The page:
As a follow-up to the EdLab seminar on Mobile Devices in the Workplace, there were requests to provide some resources on mobile learning.
If there is anything in particular you are looking for, feel free to leave a comment or contact me directly and I will be glad to assist.
A list of references for your use, generated from my dissertation.
A del.icio.us site that a colleague and I post mobile-related news articles to.
Two key takeaways from the seminar (that are independent of your topic):
1 - Know your audience
This can help with anything from designing relevant solutions to gathering useful feedback. If you know your audience, your chances of succeeding at a task exponentially increase.
2 - Focus on improving a process
Many times, there is an idea that technology will improve a process. For example, "let's get everybody iPhone's and they'll learn better!" The focus should be on identifying a process deficiency and how this can be improved. Technology is often an answer to help improve a process. So, focus on improving the process first and the rest will come.
Also, the presentation slides:
Mobile Devices In The Workplace
Microsoft has recently created a new program called Photosynth that takes images, analyzes them and constructs a 3-D space of the associated pictures.
Photosynth was demonstrated at TED in March. You can also try the Tech Preview (sorry Mac users, it only works on Windows; I had to use IE as Firefox gave me an error). Try it out and post your thoughts. It's very interesting.
This technology is beginning to change the w...
This human computation video talk showcases some ways in which technology is being used in gathering information from humans. The technology is powerful yet the idea is relatively simple. It uses a simple and very interesting game to get work done accurately and quickly and a whole slew of other cool things. (The main topic starts around the 6m45s mark...
Two articles in the NY Times Art section described a progressive movement by some museums to provide value to and learn from their audience through audio tours and social tagging.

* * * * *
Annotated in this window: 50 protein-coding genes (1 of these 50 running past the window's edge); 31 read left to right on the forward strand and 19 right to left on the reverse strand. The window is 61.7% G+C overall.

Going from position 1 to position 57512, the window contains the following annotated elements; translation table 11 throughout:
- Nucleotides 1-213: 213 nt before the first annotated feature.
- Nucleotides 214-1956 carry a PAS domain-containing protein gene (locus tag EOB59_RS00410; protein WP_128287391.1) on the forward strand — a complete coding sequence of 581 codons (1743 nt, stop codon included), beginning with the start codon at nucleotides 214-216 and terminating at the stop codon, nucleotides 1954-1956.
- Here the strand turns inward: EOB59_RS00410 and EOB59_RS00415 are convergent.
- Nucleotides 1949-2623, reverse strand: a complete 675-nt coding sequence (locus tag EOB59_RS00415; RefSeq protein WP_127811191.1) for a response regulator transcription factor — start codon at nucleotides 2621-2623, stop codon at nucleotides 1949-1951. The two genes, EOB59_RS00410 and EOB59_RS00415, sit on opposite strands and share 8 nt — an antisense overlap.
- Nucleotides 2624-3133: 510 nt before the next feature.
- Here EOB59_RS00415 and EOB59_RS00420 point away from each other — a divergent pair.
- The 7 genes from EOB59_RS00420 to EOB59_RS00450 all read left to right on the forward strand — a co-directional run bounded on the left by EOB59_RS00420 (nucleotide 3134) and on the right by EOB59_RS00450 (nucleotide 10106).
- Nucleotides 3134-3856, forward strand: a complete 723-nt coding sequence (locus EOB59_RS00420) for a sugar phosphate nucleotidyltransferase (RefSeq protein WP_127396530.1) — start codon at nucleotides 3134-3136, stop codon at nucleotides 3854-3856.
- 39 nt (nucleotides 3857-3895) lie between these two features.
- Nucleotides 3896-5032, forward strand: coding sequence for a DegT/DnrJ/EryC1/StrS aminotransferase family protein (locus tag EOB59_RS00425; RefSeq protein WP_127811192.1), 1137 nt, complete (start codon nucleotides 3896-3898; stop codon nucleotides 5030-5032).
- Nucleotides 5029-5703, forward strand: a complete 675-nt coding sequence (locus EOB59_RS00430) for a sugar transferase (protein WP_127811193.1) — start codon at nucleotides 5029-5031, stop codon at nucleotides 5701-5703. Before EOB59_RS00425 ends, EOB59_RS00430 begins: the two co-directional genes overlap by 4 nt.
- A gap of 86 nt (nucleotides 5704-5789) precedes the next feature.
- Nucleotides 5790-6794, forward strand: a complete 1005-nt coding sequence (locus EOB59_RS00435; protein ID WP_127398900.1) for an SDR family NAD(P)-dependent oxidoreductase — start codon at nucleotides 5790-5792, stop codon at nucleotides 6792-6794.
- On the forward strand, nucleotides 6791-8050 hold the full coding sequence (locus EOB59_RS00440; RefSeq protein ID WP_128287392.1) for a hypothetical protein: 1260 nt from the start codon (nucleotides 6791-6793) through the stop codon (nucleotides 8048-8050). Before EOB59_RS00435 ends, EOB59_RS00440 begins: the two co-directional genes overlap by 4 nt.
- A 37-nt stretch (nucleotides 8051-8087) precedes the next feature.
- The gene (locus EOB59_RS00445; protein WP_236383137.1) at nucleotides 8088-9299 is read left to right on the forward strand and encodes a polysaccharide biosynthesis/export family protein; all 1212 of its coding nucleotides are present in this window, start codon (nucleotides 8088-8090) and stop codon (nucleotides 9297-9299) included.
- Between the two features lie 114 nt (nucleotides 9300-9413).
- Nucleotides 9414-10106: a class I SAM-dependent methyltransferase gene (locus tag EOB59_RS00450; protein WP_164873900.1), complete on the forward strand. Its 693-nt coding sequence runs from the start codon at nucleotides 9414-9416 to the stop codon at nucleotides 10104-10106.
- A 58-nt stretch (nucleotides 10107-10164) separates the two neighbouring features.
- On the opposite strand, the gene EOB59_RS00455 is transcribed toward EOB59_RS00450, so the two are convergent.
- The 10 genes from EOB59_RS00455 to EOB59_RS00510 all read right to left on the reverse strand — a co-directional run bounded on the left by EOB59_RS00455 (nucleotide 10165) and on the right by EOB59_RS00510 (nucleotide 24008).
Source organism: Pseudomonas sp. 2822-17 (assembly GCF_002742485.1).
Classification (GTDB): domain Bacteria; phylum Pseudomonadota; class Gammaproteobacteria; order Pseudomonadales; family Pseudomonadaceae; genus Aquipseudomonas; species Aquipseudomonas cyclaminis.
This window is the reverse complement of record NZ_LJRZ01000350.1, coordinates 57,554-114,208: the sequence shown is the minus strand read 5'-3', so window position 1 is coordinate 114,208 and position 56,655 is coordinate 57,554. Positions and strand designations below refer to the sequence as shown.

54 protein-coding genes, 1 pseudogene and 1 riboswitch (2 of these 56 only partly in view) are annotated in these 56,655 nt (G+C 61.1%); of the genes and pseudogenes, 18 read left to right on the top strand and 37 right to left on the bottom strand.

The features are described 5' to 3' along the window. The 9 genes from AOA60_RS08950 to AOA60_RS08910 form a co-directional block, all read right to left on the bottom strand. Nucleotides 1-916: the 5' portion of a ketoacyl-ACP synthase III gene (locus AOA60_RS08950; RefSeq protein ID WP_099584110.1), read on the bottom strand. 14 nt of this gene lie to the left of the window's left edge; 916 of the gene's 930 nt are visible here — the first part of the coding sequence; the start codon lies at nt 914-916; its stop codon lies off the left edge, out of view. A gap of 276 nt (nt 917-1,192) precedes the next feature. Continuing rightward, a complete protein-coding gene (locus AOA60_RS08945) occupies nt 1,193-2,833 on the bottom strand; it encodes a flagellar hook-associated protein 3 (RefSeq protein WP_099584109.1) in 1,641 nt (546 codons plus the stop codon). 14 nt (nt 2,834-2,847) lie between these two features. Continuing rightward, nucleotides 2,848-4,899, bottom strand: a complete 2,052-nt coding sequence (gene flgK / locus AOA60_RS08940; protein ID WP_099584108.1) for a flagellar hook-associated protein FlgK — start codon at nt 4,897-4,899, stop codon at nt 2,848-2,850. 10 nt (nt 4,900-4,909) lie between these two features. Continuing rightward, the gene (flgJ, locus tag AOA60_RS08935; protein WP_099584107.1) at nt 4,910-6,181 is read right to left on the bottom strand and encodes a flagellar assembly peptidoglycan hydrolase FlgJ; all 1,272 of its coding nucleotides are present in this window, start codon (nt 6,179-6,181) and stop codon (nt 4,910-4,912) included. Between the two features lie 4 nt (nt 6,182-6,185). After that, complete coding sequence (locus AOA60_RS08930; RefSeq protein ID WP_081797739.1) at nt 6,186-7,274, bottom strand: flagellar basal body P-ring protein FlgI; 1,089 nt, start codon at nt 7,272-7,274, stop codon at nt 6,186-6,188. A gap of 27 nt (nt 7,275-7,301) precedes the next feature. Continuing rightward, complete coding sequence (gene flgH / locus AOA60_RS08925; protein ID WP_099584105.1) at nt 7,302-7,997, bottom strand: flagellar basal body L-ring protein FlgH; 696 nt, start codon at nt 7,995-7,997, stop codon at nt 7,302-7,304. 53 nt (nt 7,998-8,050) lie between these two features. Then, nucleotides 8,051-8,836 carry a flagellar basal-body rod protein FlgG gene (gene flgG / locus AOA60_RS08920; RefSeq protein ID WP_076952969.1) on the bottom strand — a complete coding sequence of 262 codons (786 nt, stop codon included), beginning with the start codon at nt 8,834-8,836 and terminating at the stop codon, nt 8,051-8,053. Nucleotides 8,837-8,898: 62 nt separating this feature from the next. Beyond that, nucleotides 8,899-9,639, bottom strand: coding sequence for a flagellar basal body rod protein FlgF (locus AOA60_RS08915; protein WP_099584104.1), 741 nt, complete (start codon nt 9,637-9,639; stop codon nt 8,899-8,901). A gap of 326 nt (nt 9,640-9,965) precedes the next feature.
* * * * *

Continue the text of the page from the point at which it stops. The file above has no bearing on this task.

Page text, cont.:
The audio tours article talks about ways in which museums have used their on-the-go visitors to enhance their access to information. Translating this to the library, imagine browsing the stacks and being able to pick up an audio device with preloaded resources describing the contents of each floor. That would definitely add some excitem...
For those worried about the dull, impersonal nature of eLearning and online activities in general, OddCast has devised a system where you can custom create conversational avatars. They have a long list of business clients.
Would it be of benefit to have a kiosk in the library equipped with this technology that could better serve our patrons and increase "knowledge transfer" (as OddCast describes it)?
Check out this sub-5 min video about what Web 2.0 is. This is one of the better pieces of work I've seen that educates the viewer about an important and relevant topic in a captivating way. It has numerous honors on YouTube.
The Media Design Center actively produces video clips similar in nature to this. How can we benchmark against this video and create the best practices to producing compelling video to the level that yearns for you to tell your friend to see the video? I don't know that I can answer that question, but figuring it out will prove extremely beneficial for the TC Channel...
Do you ever wonder why books are more or less the same physical dimensions? It primarily has to do with the way the eye is accustomed to lines of text (and, yes, also for handling convenience); we can read best when reading shorter lines of text. But how does that translate into the realm of electronic text on various devices and do we employ these approaches?
IBM Research has created a technology called Eye Gaze allowing them to track the movement of the eye and analyze the effects of reading text of various line lengths. Two...
Well, according to the latest e-learning patent awarded, Blackboard is. This article details how Blackboard was awarded a patent not for their technology portion, but rather for the way they organized their LMS to be scalable across corporations, organizations and universities.
What does this say about the future of competition and innovation in the e-learning realm for platforms like Moodle (at TC) and Sakai (at Columbia)? Well, for starters, Blackboard sued their closest...
Below are some of the "pet projects" that I am currently thinking about that I can work on at the EdLab. Please let me know your honest thoughts about this, as I encourage your comments.
1 + Increasing International Consulting Services in the EdLab
This would involve working with Hui Soo to focus on consulting with international educational organizations in creating solutions for connecting with each other easily (virtually). Upon graduating from TC, I am possibly looking to go into International Educational Consulting, so this would provide a win-win situation for TC, the EdLab and my...